For Harmony’s young friends, wise and caring souls, who walked with their friend and lit a path of darkness.

Make A Wish, who granted Harmony’s wish, and then made an incredibly meaningful wish come true when the first wish was impossible.

Porcelain, for making the wish happen. You are a big hearted man.

My day job, for being supporting and understanding.

My publisher, and the world of middle grade literature, for being loving and generous.

People on airplanes moving seats so family of the sick girl could sit together.

For the gift of being with you as you took your last breaths, for all of your little family being able to pour our love to you as the end approached.

For raising your eyebrows dramatically to show us you heard our words.

For squeezing our hands.

For being beautiful and brave, even joyful, at the end.

For carrying me during your difficult journey.

For death, the second greatest teacher.

And Harmony, the greatest.

For 9 years and 8 months of your beauty, your silliness, your kindness, your strength, and ultimately your courage as you stepped into the unknown.

Thank you for choosing us to share your life with.

Thank you for shining above us.

Thank you, my beautiful spirit animal.

I love you, Harmony.

Thank you.

I dedicate my days to you.

Summer (2020) and July (7th)

In late July and early August of 2016, I stayed with my wife, Keri, and daughters Eleri (then nearly 13)  and Harmony (7) at a charming Airbnb cottage in the Ocean Park neighborhood of Santa Monica. The cottage was nearly a hundred years old, on a hill overlooking the Pacific Ocean, a few blocks away. Outside in the sidewalk, the words IGNORE ALIEN ORDERS had been carved when the cement was still wet, most likely in the 1960’s.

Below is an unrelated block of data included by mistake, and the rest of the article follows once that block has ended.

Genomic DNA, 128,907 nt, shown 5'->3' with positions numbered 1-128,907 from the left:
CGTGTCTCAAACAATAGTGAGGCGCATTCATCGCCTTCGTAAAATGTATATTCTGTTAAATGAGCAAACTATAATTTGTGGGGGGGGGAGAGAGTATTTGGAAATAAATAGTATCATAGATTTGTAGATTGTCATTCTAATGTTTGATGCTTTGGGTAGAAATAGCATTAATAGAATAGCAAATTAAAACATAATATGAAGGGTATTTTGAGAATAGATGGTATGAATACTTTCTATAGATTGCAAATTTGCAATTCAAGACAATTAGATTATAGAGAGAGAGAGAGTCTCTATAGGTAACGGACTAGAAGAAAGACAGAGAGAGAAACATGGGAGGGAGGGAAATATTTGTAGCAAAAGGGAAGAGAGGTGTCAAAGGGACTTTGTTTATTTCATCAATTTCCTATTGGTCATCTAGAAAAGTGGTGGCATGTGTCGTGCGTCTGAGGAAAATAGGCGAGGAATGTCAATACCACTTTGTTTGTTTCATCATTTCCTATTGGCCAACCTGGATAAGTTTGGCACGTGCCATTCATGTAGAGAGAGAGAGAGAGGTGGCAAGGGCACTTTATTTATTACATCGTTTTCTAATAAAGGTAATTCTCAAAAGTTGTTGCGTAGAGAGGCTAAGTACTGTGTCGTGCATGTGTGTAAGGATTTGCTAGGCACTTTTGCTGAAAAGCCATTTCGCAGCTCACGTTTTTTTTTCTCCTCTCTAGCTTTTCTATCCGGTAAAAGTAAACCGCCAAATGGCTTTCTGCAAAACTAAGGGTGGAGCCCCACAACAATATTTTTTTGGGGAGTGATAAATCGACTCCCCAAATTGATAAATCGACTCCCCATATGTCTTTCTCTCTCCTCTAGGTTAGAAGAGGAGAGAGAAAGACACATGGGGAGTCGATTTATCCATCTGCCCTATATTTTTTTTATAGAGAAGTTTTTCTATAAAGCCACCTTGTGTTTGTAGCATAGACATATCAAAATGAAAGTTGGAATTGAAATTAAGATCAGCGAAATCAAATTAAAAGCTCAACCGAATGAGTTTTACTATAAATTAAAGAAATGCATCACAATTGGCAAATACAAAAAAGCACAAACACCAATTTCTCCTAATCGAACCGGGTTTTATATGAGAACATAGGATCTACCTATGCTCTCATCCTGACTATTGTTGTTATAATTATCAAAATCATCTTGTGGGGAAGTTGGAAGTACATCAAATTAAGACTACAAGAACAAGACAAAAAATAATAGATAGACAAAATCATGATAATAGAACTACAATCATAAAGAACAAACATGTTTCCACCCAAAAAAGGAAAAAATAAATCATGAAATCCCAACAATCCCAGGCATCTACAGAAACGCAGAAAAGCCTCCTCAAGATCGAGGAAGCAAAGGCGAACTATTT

Harmony was in the first remission of her cancer fight of 2 years and three months. It was the fifty year anniversary of the Beach Boys landmark album Pet Sounds, which I played relentlessly on a bluetooth speaker during our stay of eight days. A block away was the charming Ocean Park branch of the Santa Monica Public Library. Down the hill on Main Street were ice cream shops and eateries, and beyond, the beach, where we relaxed, built sand castles, splashed in the cold Pacific, and caught waves on boogie boards.

In this idyllic time and place, I was away from writing entirely. I had recently put to bed the first draft of Echo’s Sister– about a girl whose little sister is fighting cancer– and had begun work on Thirty Parks, about a girl whose father takes her on a tour of all 30 Major League Baseball parks in a desperate attempt to repair their relationship. But while away from writing, I was seduced by the setting, which became the inspiration for a novel. Then the characters walked in, and Summer and July was born.

Ocean Park is an easy place to fall in love with. So naturally my narrator protagonist, Juillet, is a gothic girl who is not the least bit happy to be visiting for a month, and is determined not to have any fun. But why?

On day one of her 31 day visit, she meets local girl Summer. Summer loves skateboarding and surfing, and is so stoked about chasing good times, Juillet finds herself unable to refuse her overtures at a summer friendship. But beneath her sunny exterior, is Summer hurting?